Posts Tagged ‘gross profit’

Sales and Earnings Acceleration

Most companies would be thrilled to see their sales accelerating. However, it needs to be accompanied by acceleration of earnings. The reality is that for growth to be healthy sales and earnings acceleration go hand-in-hand. Read the rest of this entry »

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Two Sales Measurements

Sales, sales, sales! We need more sales is the common cry. But stop and ask if you are getting those sales efficiently. Here are a couple of financial measurements.

Advertising Results

There are numerous measures of advertising results, but here I want to focus on advertising to sales. Advertising to sales in calculated as:

Advertising to Sales = Advertising Expense / Sales

This is expressed as a percentage. Sounds simple enough, doesn’t it? But what is this telling you? Basically this is Read the rest of this entry »

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Understanding Gross Profit

Gross profit is defined as Sales – COGS with COGS standing for Cost of Goods Sold. The formula is simple enough, but really understanding gross profit involves more than just knowing how to calculate it.

Gross Profit Margin

This calculation for gross profit margin is (Sales – COGS) / Sales and is expressed as a percentage. This formula, like the one for gross profit, is very straight forward. However, the gross profit margin does tell us some things that the gross profit itself does not. Let’s look at an example. In the example we will look at two different months for the same manufacturing company. We will also assume that the company has no ending inventory at month end for both months.

gross profit calculation

Some Analysis

When you look at this example, at first nothing seems to be all that significant. Sales in month 2 were less so you naturally expect your gross profit to be less. But look at the gross profit margin. For the first month it is 40% but in month two it drops to 33%., a decrease of 7%. That is significant. Now see the analysis of cost of goods sold. As you can see the variable cost as a percentage of sales is the same for each month but less in dollar amount for month two. However, the fixed cost remains the same in dollars but jumps 7% as a percentage of sales. Since there was no ending inventory, all of the fixed costs of manufacturing had to be absorbed both months.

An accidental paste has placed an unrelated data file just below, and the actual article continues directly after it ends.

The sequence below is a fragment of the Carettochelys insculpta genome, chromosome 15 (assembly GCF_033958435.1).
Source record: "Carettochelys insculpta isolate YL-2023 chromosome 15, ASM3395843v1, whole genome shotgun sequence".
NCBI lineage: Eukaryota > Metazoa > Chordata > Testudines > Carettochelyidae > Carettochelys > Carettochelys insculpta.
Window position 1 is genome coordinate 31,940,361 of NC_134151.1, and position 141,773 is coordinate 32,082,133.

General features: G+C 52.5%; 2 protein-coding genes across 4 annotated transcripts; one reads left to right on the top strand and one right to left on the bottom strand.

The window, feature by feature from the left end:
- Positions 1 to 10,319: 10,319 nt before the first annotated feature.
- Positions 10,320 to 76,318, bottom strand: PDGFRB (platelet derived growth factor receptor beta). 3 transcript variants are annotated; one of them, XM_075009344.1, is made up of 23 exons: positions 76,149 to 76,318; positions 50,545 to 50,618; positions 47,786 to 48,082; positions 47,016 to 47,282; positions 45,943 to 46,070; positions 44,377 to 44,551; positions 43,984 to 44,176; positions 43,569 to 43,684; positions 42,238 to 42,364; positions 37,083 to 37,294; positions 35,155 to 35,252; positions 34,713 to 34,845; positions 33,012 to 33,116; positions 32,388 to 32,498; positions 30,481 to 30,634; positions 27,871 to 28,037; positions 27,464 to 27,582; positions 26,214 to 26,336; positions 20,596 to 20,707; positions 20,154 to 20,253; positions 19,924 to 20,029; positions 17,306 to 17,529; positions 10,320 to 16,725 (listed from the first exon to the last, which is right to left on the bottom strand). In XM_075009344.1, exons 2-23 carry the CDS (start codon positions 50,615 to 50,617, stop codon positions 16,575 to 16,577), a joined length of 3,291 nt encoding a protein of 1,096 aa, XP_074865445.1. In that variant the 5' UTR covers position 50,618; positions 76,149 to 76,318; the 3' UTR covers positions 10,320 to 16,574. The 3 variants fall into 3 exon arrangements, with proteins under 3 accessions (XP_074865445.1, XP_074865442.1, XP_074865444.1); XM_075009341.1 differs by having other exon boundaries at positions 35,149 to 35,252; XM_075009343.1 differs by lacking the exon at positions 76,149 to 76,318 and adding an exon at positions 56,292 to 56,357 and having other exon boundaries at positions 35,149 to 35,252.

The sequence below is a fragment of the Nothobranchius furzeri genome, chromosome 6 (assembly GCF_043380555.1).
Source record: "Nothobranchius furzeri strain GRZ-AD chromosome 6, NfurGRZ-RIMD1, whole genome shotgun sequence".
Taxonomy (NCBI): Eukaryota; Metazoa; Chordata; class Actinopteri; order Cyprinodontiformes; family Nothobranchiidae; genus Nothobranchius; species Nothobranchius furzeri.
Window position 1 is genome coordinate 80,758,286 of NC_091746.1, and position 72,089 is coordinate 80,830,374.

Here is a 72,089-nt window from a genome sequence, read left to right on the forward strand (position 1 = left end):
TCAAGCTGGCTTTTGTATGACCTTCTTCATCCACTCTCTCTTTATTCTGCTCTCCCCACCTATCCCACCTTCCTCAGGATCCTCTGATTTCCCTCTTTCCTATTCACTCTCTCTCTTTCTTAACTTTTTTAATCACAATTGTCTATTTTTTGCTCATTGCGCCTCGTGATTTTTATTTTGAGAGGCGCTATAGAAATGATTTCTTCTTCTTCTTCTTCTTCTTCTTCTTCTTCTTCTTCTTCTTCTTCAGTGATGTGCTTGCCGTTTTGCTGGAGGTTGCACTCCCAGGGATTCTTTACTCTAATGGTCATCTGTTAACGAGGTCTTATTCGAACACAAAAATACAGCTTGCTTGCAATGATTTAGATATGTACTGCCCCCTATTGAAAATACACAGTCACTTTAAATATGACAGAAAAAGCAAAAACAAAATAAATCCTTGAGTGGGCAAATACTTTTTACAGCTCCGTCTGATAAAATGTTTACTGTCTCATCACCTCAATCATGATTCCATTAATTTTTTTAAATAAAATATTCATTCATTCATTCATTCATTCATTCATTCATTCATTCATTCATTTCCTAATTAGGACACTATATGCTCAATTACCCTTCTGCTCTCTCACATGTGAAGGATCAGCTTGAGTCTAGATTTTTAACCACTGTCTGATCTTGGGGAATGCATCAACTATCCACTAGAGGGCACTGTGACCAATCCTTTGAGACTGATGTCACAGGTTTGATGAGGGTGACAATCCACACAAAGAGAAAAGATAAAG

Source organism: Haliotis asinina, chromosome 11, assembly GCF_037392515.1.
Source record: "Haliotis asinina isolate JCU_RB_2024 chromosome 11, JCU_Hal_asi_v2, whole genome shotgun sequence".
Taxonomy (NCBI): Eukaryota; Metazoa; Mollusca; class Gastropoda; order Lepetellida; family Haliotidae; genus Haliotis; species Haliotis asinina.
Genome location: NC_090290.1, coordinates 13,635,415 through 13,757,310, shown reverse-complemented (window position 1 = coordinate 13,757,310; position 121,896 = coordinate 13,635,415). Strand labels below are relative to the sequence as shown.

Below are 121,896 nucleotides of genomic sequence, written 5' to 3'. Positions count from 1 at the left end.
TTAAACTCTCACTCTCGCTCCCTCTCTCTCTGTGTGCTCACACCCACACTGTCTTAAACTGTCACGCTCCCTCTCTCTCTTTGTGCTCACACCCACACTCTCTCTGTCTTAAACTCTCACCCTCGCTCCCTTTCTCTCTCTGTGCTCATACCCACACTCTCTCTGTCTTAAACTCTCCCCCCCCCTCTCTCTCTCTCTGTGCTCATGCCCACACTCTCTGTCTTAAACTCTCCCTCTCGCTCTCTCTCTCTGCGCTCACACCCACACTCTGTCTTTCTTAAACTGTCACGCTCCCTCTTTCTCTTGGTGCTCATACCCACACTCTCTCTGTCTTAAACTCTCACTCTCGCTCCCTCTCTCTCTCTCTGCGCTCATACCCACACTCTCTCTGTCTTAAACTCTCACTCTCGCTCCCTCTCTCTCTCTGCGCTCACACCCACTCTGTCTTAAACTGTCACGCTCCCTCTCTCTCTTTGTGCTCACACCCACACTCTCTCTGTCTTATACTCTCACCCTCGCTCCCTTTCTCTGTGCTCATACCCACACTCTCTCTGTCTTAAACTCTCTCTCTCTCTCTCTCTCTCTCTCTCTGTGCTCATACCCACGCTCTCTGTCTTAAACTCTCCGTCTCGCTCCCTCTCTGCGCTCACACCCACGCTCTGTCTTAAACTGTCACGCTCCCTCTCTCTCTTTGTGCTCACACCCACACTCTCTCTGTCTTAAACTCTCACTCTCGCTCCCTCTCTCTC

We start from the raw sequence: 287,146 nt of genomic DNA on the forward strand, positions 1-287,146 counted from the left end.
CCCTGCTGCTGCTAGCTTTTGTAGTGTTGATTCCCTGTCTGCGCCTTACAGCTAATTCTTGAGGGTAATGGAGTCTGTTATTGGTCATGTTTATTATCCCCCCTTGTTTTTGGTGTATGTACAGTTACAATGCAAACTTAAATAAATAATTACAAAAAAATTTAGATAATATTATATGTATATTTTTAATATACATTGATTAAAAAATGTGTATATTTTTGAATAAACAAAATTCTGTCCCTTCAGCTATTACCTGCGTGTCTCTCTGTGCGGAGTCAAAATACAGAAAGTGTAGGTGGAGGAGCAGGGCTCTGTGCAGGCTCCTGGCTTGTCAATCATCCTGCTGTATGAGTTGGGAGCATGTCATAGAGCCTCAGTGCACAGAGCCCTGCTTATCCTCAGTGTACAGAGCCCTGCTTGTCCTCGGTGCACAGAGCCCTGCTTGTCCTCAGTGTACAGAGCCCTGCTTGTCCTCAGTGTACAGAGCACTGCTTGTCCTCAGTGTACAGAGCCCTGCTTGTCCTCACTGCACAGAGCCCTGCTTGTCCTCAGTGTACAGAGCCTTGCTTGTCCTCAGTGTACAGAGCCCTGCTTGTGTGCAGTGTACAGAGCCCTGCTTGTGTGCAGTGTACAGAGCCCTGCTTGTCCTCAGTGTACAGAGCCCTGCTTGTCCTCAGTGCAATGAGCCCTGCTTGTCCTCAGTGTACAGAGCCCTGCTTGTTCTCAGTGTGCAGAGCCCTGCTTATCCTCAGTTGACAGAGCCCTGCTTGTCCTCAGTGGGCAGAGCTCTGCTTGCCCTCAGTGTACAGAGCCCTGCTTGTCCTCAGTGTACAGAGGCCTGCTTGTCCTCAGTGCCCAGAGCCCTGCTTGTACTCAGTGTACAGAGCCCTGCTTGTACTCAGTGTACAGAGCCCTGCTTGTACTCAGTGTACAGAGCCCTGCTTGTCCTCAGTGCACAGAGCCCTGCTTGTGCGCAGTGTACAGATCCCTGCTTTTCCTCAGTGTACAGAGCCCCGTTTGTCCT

This analysis demonstrates the significance of the amount of sales on the gross profit and the gross profit margin percentage. A key to understanding gross margin is to understand that the level of sales and your ability to control fixed costs can have a dramatic impact on your profitability. We are starting to get into break-even analysis here, but I will leave details of that for another article.

Do you understand gross profit and gross profit margin? Understanding this is critical to making sense of you income statement. Even more important is know what you can do to help improve both of these key measures.

If you want to know more, contact AimCFO – Contact

As always, your comments are welcomed.

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